New York, NY
Tens of thousands of people — the majority of them children and adolescents — flee their homes nightly as the 18-year war in northern Uganda has worsened. Fearing increased attacks and abduction by the rebel group the Lord's Resistance Army (LRA), these civilians escape to the relative safety of town centers each night. Many of the girls and women among them are sexually abused and harassed along the way, as well as in the areas where they sleep, which the Ugandan government does not protect.
"Without adequate security, adolescent girls and women are forced to choose between their fear of LRA attack at home and their fear of rape during their nightly flight into town," said Matthew Emry, project manager, children and adolescents project, Women's Commission for Refugee Women and Children, who traveled to northern Uganda in December 2003. "Many of these 'night commuters,' as they are known, walk as far as six miles every night and again each morning. Night commuting is increasing and is touching most major towns in war-affected areas."
Night commuter girls and women reported that male youth and Ugandan government military forces are sexually harassing and abusing them. "Five teenage boys approached me in the darkness as I walked into town," one 15-year-old girl in Kitgum said. "They told me they wanted me; I resisted, but they held me for hours by the road, until one raped me." In some cases, girls reported that schools in Kitgum are being used as rape sites in the evening. There is no central reporting system, few services for survivors, and cases are rarely followed up. Girls also fear public shame should they choose to come forward. Some parents seek cash payments from perpetrators, thereby making the assault public knowledge.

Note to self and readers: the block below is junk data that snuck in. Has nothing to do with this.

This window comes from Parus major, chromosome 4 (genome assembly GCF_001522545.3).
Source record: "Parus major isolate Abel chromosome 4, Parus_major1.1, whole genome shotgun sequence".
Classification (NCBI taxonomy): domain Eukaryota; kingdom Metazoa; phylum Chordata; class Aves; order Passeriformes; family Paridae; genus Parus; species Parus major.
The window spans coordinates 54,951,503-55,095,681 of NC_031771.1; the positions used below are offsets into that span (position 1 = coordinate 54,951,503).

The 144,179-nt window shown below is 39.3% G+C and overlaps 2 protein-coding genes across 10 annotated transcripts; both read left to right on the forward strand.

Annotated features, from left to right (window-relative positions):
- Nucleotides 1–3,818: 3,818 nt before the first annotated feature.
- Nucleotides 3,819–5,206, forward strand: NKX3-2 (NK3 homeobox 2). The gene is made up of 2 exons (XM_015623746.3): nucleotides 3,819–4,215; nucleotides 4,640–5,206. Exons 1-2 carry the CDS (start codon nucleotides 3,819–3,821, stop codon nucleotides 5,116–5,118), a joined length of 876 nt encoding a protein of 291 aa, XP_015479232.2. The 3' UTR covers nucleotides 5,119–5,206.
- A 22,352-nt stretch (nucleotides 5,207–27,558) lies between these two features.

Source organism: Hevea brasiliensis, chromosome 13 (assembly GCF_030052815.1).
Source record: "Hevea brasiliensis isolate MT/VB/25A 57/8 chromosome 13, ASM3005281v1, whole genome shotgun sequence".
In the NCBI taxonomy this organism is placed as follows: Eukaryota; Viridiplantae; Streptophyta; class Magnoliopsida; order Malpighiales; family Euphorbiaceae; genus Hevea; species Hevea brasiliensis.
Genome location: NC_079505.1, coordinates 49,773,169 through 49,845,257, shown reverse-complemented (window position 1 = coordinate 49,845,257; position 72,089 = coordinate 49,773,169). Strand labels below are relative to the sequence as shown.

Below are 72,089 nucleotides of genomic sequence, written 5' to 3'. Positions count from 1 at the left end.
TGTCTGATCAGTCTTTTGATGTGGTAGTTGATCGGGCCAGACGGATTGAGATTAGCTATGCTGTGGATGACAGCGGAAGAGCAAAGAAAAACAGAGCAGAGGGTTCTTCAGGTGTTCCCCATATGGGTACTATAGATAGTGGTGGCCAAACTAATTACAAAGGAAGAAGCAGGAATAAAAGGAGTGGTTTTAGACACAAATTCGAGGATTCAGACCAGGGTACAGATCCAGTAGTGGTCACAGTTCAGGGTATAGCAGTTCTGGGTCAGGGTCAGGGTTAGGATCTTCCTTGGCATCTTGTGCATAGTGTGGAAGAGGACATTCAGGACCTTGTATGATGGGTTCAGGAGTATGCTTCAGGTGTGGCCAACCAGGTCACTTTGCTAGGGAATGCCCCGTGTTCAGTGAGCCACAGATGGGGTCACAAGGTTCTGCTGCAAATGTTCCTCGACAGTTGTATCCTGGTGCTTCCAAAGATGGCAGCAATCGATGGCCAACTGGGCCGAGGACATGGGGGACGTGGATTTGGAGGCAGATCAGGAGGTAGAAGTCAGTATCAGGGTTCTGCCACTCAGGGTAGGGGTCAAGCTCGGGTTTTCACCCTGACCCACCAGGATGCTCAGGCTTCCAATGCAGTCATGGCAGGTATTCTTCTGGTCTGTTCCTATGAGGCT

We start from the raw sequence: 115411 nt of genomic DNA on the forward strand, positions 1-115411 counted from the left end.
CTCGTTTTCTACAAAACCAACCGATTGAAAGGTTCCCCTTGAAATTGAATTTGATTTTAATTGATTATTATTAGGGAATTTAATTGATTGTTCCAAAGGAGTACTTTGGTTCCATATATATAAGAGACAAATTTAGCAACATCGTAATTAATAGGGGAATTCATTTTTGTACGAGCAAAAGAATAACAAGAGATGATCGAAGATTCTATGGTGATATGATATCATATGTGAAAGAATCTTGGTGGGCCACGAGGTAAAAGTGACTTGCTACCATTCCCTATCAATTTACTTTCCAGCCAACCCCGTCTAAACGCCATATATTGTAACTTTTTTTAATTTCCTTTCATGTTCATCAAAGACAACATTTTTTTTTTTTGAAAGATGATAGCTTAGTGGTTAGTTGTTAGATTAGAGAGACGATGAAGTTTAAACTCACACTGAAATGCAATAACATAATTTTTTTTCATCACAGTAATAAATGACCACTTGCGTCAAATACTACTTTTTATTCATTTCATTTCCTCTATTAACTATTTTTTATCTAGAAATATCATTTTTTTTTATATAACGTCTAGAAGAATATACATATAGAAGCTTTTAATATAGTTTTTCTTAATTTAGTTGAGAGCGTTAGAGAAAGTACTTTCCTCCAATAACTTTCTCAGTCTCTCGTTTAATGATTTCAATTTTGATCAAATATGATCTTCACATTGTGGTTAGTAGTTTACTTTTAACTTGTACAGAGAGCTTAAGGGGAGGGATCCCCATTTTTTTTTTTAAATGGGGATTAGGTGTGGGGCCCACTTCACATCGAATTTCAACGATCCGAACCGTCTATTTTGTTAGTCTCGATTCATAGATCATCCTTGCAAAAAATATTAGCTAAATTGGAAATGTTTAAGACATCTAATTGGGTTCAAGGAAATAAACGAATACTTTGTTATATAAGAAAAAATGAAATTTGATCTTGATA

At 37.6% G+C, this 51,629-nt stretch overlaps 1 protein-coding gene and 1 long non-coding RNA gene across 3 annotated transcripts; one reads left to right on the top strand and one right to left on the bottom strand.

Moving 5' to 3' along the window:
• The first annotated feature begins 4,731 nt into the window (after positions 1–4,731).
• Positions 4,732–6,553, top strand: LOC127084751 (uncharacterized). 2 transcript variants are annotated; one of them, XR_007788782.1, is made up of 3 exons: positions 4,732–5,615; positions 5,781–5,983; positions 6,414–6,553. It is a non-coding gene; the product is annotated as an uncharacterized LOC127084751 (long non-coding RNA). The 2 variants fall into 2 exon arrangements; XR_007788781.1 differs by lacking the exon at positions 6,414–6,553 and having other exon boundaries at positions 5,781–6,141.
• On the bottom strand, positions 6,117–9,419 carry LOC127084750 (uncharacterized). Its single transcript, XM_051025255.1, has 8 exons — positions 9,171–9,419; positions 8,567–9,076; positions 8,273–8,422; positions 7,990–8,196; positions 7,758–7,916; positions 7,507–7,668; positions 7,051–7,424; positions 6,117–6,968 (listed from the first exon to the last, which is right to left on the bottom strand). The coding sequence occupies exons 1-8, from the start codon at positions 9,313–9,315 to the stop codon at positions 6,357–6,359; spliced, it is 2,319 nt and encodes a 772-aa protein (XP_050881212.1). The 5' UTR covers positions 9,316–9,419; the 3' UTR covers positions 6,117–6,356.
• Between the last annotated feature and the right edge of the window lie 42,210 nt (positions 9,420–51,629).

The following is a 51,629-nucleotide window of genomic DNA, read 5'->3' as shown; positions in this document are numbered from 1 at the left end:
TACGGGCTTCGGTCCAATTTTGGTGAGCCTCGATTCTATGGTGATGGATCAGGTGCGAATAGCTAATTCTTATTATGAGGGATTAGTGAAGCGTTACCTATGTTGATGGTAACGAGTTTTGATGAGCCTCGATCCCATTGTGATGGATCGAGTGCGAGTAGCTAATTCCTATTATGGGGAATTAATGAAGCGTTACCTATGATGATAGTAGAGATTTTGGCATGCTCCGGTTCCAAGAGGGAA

Night commuting started about a year and a half ago after the Ugandan government launched the Operation Iron Fist military offensive against the LRA, which led to a significant increase in violence in the region. In response to Operation Iron Fist, which is supported by the United States, the LRA increased its attacks on civilians and its abduction of young people. Night commuters are only a small portion of the 1.2 million people who have been internally displaced by the conflict and live in desperate conditions in northern Uganda. "There is a humanitarian disaster in the region," said Emry.
In addition to the threat of sexual violence, night commuters face harsh conditions in sleeping spaces. There are not enough shelters to accommodate them, and many are forced to sleep outdoors, exposed to rain, wind, mosquitoes and unsanitary conditions. Consequently, many contract respiratory tract infections, malaria, diarrhea and scabies. Young night commuters also face an increased risk of HIV/AIDS and unwanted pregnancy as a result of sexual violence or unprotected sex. Some aid agencies have struggled to assist night commuters with little or no support from government or United Nations agencies.
"The Ugandan government must do more to protect its citizens and put an end to the need for night commuting," Emry said. "But much more must be done right now to protect all internally displaced persons and night commuters, especially girls and women. The United Nations should urgently step up work with the Ugandan government, international donors, nongovernmental organizations and local youth groups to protect civilians, monitor and prevent gender-based violence and provide services to survivors."